Cellular gene expression induced by parasite antigens and allergens in neonates from parasite-infected mothers

Peter T. Soboslay, Thorsten Orlikowsky, Xiangsheng Huang, Christian Gille, Bärbel Spring, Lars Kocherscheidt, Abram Agossou, Meba Banla, Michael Bonin, Carsten Köhler

Research output: Contribution to journalArticlepeer-review

1 Scopus citations


Prenatal exposure to parasite antigens or allergens will influence the profile and strength of postnatal immune responses, such contact may tolerize and increase susceptibility to future infections or sensitize to environmental allergens. Exposure in utero to parasite antigens will distinctly alter cellular gene expression in newborns. Gene microarrays were applied to study gene expression in umbilical cord blood cell (UCBC) from parasite-exposed (Para-POS) and non-exposed (Para-NEG) neonates. UCBC were activated with antigens of helminth (Onchocerca volvulus), amoeba (Entamoeba histolytica) or allergens of mite (Dermatophagoides farinae). When UCBC from Para-POS and Para-NEG newborns were exposed to helminth antigens or allergens consistent differences occurred in the expression of genes encoding for MHC class I and II alleles, signal transducers of activation and transcription (STATs), cytokines, chemokines, immunoglobulin heavy and light chains, and molecules associated with immune regulation (SOCS, TLR, TGF), inflammation (TNF, CCR) and apoptosis (CASP). Expression of genes associated with innate immune responses were enhanced in Para-NEG, while in Para-POS, the expression of MHC class II and STAT genes was reduced. Within functional gene networks for cellular growth, proliferation and immune responses, Para-NEG neonates presented with significantly higher expression values than Para-POS. In Para-NEG newborns, the gene cluster and pathway analyses suggested that gene expression profiles may predispose for the development of immunological, hematological and dermatological disorders upon postnatal helminth parasite infection or allergen exposure. Thus, prenatal parasite contact will sensitize without generating aberrant inflammatory immune responses, and increased pro-inflammatory but decreased regulatory gene expression profiles will be present in those neonates lacking prenatal parasite antigen encounter.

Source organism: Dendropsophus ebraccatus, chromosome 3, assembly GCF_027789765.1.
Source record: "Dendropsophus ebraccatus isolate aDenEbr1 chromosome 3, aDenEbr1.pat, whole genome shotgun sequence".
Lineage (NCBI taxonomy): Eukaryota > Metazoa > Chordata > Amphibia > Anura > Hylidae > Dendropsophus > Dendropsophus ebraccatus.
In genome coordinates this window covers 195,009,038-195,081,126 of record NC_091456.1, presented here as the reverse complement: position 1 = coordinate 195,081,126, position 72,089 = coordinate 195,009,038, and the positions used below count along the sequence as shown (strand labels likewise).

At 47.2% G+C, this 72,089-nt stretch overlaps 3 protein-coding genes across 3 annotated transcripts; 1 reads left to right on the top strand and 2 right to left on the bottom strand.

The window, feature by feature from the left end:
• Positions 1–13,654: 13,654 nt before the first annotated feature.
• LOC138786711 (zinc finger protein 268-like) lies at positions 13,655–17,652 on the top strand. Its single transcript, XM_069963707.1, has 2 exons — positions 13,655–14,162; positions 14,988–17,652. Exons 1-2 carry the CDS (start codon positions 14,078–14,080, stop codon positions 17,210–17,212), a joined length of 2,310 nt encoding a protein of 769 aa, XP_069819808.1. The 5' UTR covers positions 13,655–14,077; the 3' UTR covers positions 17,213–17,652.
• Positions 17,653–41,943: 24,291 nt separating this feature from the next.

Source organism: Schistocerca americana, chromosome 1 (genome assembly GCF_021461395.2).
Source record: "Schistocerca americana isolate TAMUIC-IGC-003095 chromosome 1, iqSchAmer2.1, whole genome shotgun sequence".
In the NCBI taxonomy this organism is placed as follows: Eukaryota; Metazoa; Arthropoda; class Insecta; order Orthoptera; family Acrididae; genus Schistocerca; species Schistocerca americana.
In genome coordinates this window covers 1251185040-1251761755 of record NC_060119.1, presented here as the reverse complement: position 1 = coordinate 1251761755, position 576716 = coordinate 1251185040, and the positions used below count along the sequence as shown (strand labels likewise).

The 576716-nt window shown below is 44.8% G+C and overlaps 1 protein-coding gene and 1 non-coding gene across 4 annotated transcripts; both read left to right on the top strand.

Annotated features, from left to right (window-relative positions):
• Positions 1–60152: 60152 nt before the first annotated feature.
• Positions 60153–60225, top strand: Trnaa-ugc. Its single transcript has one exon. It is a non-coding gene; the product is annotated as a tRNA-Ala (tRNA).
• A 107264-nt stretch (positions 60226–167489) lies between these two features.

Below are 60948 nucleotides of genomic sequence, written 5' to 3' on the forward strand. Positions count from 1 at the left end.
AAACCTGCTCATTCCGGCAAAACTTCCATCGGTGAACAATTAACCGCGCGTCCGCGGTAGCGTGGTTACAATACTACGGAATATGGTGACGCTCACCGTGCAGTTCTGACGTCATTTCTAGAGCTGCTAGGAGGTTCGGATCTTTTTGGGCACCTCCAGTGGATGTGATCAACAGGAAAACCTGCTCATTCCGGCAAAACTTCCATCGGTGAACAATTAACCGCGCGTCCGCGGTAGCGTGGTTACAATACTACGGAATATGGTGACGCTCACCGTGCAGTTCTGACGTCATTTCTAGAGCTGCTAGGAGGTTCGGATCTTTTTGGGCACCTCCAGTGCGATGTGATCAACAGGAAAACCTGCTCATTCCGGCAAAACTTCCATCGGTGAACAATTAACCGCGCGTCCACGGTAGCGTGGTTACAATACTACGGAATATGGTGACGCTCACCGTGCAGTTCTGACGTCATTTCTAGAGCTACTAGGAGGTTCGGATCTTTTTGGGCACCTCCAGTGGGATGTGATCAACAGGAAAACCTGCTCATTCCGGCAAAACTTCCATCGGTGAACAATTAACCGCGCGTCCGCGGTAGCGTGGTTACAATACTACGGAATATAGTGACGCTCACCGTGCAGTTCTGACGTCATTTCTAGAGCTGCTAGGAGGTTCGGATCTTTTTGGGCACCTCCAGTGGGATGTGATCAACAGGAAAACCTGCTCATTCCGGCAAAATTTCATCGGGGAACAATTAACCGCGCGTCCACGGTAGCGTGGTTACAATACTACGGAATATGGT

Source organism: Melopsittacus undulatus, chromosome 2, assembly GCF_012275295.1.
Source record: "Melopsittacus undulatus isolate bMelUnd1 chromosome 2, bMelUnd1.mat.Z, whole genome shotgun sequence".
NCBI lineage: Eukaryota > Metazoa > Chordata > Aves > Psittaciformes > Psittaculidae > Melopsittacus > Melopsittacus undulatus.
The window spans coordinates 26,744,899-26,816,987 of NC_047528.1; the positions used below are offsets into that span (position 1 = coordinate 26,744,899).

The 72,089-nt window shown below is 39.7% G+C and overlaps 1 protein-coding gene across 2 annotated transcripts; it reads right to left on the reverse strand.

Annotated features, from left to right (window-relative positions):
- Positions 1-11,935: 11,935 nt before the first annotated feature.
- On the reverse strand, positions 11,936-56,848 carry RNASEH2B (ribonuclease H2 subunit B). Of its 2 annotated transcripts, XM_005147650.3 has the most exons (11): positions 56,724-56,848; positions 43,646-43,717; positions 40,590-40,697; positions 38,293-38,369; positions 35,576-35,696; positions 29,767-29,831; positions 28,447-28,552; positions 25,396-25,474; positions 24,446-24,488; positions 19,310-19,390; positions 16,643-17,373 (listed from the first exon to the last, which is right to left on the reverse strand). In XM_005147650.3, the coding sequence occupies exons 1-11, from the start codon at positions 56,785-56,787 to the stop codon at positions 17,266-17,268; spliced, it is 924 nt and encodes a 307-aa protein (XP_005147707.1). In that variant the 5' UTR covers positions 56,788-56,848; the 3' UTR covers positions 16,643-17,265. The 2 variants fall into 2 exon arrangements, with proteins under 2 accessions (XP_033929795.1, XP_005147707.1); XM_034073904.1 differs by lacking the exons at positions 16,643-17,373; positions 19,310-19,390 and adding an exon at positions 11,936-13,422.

Original languageEnglish (US)
Pages (from-to)98-111
Number of pages14
JournalMolecular Immunology
StatePublished - May 1 2016
Externally publishedYes


  • Gene expression
  • Helminth and amoeba antigens
  • Mite allergens
  • Neonates
  • Prenatal immune sensitization
  • Umbilical cord blood cells

ASJC Scopus subject areas

  • Immunology
  • Molecular Biology


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